Sunday, January 13, 2019

Great quote on Houston, Complete streets not adding value, planning problems, NYT love for HTX, and more

Quite the backlog of smaller items this week:
"After adjusting the two sets of data to make them comparable prior to the time when one group adopted Complete Streets, they found that “Complete Streets policy has no effect on house prices, and therefore we are unable to find a positive amenity value from a municipality-level commitment to Complete Streets.” 
"State DOTs should be far more cautious in agreeing to requests from municipalities to convert arterial routes to Complete Streets treatment. Most of the information provided by New Urbanists consists of anecdotes, rather than careful analysis such as Vandegriff and Zandoni have provided."
Rebounding bigger and better after a hurricane

"After Hurricane Harvey, the city is back on its feet and showing off the everything-is-bigger-in-Texas attitude. Four food halls opened in 2018, including Finn Hall, which features up-and-coming chefs including the James Beard-nominated chef Jianyun Ye with a downtown outpost of his Chinese hot spot Mala Sichuan and a taqueria from the local favorite Goode Company. The five-diamond Post Oak Hotel opened in March 2018 with a two-story Rolls Royce showroom, art by Frank Stella and a 30,000-bottle wine cellar. The Menil Collection, known for its eclectic art ranging from Byzantine antiques to 20th-century Pop Art, underwent a seven-month renovation of its main building and opened the 30,000-square-foot Menil Drawing Institute. The low-slung white steel-and-glass building with a trapezoidal roof is the first addition to the Menil campus in 20 years and the first freestanding museum dedicated to modern drawing in the United States. The city’s museum boom continues with a massive expansion of the Museum of Fine Arts, Houston to be completed in 2020, a newly built location for the Holocaust Museum, which will move in the spring of 2019, and a restoration of the Apollo Mission Center that will open in time for the 50th anniversary of the moon landing in July."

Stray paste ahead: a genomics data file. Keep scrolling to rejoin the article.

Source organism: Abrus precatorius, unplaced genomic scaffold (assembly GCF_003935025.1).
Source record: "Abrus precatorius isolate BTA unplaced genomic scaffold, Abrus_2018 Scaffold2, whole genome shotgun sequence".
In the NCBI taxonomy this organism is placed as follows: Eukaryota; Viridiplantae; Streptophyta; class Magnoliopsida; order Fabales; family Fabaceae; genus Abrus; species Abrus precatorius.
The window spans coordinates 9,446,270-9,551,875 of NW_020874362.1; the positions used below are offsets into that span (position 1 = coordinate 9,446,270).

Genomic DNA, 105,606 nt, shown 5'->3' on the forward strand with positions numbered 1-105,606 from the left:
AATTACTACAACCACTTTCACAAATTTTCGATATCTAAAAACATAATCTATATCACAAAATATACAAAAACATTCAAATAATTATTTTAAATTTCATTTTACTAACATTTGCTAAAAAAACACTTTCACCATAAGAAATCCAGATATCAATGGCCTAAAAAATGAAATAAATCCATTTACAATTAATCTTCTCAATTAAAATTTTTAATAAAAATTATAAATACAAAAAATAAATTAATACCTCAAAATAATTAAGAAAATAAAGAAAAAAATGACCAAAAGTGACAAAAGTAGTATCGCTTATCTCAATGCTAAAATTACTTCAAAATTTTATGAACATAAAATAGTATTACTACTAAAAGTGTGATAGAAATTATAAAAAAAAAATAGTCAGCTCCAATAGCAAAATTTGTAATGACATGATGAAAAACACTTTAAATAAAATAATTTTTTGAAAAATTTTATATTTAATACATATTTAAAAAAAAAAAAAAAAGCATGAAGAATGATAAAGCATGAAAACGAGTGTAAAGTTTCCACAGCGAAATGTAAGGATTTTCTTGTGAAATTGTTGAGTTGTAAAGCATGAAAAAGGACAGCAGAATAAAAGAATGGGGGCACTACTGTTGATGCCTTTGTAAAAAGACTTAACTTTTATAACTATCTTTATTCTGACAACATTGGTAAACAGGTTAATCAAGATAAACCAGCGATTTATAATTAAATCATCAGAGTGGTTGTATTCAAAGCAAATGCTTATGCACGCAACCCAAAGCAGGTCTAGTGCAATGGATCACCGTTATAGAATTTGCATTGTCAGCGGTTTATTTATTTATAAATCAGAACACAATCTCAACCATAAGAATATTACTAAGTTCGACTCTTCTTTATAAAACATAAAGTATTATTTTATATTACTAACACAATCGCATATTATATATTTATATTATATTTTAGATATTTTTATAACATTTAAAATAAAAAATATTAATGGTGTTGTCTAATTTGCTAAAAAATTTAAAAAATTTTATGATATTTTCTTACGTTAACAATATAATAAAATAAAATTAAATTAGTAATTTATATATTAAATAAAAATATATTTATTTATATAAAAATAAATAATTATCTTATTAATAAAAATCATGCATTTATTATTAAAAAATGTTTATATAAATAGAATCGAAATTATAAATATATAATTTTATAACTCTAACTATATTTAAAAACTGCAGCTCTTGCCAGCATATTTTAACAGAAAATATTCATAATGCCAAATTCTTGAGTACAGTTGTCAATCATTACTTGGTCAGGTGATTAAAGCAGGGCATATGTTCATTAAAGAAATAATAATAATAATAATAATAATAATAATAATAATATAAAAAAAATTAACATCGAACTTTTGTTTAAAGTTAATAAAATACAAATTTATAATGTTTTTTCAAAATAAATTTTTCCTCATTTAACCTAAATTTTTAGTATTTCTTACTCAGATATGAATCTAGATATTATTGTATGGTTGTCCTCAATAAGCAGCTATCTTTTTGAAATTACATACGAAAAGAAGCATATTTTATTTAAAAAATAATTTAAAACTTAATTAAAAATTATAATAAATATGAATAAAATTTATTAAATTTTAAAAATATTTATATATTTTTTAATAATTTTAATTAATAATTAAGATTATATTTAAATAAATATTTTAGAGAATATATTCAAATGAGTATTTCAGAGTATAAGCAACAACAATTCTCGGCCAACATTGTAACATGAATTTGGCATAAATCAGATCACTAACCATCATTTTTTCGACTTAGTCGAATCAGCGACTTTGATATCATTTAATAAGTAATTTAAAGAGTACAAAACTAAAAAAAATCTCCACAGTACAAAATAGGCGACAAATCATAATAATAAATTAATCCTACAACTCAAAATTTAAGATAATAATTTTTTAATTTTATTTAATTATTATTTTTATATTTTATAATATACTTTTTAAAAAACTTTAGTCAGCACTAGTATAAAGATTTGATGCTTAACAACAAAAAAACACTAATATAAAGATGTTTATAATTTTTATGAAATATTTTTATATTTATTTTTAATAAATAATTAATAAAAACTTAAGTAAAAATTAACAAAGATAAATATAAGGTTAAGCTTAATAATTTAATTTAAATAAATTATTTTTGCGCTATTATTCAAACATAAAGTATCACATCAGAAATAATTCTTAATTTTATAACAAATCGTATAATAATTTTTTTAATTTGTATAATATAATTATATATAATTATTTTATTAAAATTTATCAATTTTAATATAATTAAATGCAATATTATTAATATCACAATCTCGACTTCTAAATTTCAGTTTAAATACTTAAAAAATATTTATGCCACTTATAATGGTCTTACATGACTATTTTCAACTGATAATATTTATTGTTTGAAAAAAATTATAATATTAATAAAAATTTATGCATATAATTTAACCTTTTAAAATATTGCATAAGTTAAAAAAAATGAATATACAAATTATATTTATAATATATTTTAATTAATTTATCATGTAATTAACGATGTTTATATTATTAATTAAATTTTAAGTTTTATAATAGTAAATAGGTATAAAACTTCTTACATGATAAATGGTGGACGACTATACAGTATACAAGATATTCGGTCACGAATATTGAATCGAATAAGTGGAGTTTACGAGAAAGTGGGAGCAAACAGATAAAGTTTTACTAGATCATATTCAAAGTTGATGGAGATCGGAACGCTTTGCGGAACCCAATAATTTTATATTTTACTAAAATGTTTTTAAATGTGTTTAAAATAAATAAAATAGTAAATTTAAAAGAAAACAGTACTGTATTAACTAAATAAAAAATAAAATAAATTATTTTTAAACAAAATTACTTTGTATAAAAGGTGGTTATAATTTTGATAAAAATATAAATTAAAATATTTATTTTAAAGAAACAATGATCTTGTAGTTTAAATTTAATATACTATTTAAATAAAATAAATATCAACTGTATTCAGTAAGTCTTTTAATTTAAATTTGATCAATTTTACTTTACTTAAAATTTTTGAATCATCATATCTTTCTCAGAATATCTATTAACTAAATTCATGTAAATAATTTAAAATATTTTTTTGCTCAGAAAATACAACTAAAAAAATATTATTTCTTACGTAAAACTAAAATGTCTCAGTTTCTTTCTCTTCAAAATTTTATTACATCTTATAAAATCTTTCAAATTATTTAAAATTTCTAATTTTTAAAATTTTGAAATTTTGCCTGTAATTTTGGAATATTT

"Transit riders are more sensitive to frequencies than to whether a transit vehicle runs on rubber tires or steel wheels. A bus carries fewer people than a train, but that’s a virtue, not a flaw, because it allows for higher frequencies. If Ft. Worth had used buses rather than rails for this route, it could have run those buses every 10 or 15 minutes (instead of hourly), attracting a lot more riders."
"Houston is a city of immigrants and engineers. Function trumps fashion with this no-nonsense crowd that expects to work hard and earn rewards based on merit. Looking at demographics and migration patterns, people voting with their feet consider the Bayou City the most egalitarian of the Texas metro areas."
Finally, I wanted to end with a longer set of excerpts from an excellent piece by Nolan Gray in CityLab: "How Cities Design Themselves"

"Sometimes when I read the papers of my fellow urban planners, I get the sense that they think cities are Disneyland or Club Med. Cities are labor markets. People go to cities to find a good job. Firms move to cities, which are expensive, because they are more likely to find the staff and specialists that they need. If a city’s attractive, that’s a bonus. But basically, they come to get a job.
Urban planning has an important role to play. With the exception of fire and safety regulation, planners should focus much less on what people do on their plot or in their apartment, and much more on the management of the public spaces, like streets and parks.

Insomuch as urban planners deal with land uses and densities, they should closely monitor trends to be aware of what’s happening. For instance, in New York, household size has plummeted over the past 30 years. Urban planners should be aware of that and address rigidities that prevent the city from accommodating those demographic changes.

An area where urban planners should play a much more active role is mobility, mainly by adapting existing systems to emerging trends. Urban mobility is the key to housing affordability. Improved urban transport makes more land available for housing and therefore allows low-income people to live in areas that are both affordable and accessible to most of the city.
In my book, I talk a lot about income distribution curves. Every time urban planners do something, they should ask: Who is going to pay?"

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At 7:06 PM, January 13, 2019, Blogger George Rogers said...

At the type of grid densities where complete streets make sense one way automobile traffic makes sense because of conflict avoidance.

At 7:43 PM, January 13, 2019, Blogger George Rogers said...

History reveals a lot about the business communities in Texas’ top cities Archive Link


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